Conservatives are guided by circumstances and basic values rather than ideology (See "Inside Right" by Britain's Ian Gilmour) and Australia's Prime Minister embodies that well. Part of one summary below from a journalist who has monitored Howard for many years
When John Howard came to power 10 years ago he was a foreign policy amateur, yet imbued with deep foreign policy attitudes, and the story of the past decade is how he revised his policy but kept his attitudes untouched. There is a multitude of criticism of Howard's foreign policy but little analysis of what he tried to achieve, a bizarre omission.
The answer to this question is that Howard aspired to give effect to his foreign policy attitudes. Rarely articulated in his early years, such attitudes have always been the key to his policy. From the start Howard believed that the US would grow only more influential in the world and that our bond with the US was a prized national asset, an unconventional view at the time. He believed the foreign policy establishment was wrong in its reliance on a faltering multilateralism and that the UN's utility had been exaggerated. He saw foreign policy as being about state-to-state relations and was sceptical about regionalism, whether in Europe or Asia.
Howard believed that Japan was our best friend in Asia, China was our greatest opportunity, Indonesia was a flawed giant that should not monopolise our attention and Israel should be defended for its values and its history. He believed that globalisation was a golden moment for Australia, that a strong foreign policy depended on a strong economy and that Australia's world reputation would be determined by the quality of its economy and society, not by moral edicts from the human rights industry.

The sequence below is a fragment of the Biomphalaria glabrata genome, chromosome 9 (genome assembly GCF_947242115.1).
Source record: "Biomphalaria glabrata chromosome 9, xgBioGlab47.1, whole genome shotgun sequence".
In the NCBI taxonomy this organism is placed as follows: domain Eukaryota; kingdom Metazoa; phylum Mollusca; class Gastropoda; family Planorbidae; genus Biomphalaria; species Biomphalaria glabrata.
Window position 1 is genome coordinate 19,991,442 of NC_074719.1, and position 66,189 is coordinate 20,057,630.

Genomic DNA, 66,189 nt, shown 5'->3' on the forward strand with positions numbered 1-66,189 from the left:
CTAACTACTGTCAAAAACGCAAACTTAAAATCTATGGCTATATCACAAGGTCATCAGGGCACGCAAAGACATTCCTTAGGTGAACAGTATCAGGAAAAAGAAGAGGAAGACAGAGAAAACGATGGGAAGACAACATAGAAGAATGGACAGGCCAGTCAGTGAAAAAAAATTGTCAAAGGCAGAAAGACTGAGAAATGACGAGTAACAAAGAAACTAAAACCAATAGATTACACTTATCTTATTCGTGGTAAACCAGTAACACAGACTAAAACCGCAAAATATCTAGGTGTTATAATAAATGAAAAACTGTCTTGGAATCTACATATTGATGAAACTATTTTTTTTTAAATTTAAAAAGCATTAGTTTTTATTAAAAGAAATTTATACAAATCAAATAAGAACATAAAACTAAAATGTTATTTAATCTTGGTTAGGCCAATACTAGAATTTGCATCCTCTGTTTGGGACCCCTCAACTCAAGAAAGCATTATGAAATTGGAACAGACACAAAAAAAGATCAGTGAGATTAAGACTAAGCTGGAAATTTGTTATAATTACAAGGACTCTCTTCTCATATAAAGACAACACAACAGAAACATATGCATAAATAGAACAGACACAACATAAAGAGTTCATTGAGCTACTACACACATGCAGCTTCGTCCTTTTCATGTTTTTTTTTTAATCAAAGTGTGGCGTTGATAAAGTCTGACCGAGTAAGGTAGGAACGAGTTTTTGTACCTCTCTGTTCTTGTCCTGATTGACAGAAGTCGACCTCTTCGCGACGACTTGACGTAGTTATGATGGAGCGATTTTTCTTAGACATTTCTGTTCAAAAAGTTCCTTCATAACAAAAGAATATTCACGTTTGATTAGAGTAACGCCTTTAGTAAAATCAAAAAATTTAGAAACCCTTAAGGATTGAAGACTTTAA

There was never any grand plan to Howard's policy. It was a case of trial and error and, at the start, there were many errors. But Howard had a framework. He sought an ongoing synthesis between realpolitik or the national interest and being a values advocate seeking a populist domestic affirmation for his foreign policy. It was a task loaded with tensions. And what were his values?
For Howard, Australia is part of the Western liberal tradition. He assumed no conflict between our cultural heritage and our Asian geography. He presented himself to the region and to the nation as a cultural traditionalist and asserted that this was the foundation for Australia's relations with the world. It was his deepest instinct and a break from Paul Keating. It meant Howard's Asian engagement was based on shared interests and different values.....
Update: I should have noted that well-known American conservative Russell Kirk also stressed that conservatives are guided by circumstances and basic values rather than by any ideology. The Gilmour book I quoted seems to be out of print but Gilmour was a prominent Conservative in the British parliament. He was in fact at one time Lord Privy Seal under Margaret Thatcher.
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